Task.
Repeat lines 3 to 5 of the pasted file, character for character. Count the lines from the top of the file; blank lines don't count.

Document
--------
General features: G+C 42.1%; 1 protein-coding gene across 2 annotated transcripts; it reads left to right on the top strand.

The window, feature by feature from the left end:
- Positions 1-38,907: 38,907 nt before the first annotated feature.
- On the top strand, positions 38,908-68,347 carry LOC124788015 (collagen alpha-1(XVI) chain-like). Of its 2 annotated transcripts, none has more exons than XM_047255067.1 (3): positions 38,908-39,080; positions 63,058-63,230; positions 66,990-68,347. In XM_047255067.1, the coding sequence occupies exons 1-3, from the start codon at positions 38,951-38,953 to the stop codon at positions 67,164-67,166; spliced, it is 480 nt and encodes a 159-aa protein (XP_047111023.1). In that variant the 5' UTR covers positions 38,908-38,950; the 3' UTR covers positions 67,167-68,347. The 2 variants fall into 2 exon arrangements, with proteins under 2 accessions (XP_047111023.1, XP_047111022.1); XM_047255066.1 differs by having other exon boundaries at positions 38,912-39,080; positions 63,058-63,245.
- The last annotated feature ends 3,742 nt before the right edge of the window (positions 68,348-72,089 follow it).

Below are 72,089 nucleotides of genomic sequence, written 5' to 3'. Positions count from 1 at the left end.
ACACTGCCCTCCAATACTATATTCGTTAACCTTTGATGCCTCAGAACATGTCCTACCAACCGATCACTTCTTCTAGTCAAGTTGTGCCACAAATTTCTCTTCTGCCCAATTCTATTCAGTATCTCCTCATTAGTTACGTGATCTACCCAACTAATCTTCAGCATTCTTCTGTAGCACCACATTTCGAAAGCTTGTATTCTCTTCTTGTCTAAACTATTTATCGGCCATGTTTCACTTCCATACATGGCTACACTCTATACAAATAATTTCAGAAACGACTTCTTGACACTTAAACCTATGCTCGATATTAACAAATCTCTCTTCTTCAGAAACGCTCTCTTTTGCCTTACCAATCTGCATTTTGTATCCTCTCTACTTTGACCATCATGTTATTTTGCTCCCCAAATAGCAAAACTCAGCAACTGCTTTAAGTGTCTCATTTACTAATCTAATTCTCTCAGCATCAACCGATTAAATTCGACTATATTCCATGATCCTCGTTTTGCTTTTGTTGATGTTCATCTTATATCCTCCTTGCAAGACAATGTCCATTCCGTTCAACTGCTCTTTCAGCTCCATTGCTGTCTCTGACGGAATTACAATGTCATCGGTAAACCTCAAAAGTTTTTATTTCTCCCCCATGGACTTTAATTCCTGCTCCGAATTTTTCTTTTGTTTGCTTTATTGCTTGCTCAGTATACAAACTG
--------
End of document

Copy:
- Positions 1-38,907: 38,907 nt before the first annotated feature.
- On the top strand, positions 38,908-68,347 carry LOC124788015 (collagen alpha-1(XVI) chain-like). Of its 2 annotated transcripts, none has more exons than XM_047255067.1 (3): positions 38,908-39,080; positions 63,058-63,230; positions 66,990-68,347. In XM_047255067.1, the coding sequence occupies exons 1-3, from the start codon at positions 38,951-38,953 to the stop codon at positions 67,164-67,166; spliced, it is 480 nt and encodes a 159-aa protein (XP_047111023.1). In that variant the 5' UTR covers positions 38,908-38,950; the 3' UTR covers positions 67,167-68,347. The 2 variants fall into 2 exon arrangements, with proteins under 2 accessions (XP_047111023.1, XP_047111022.1); XM_047255066.1 differs by having other exon boundaries at positions 38,912-39,080; positions 63,058-63,245.
- The last annotated feature ends 3,742 nt before the right edge of the window (positions 68,348-72,089 follow it).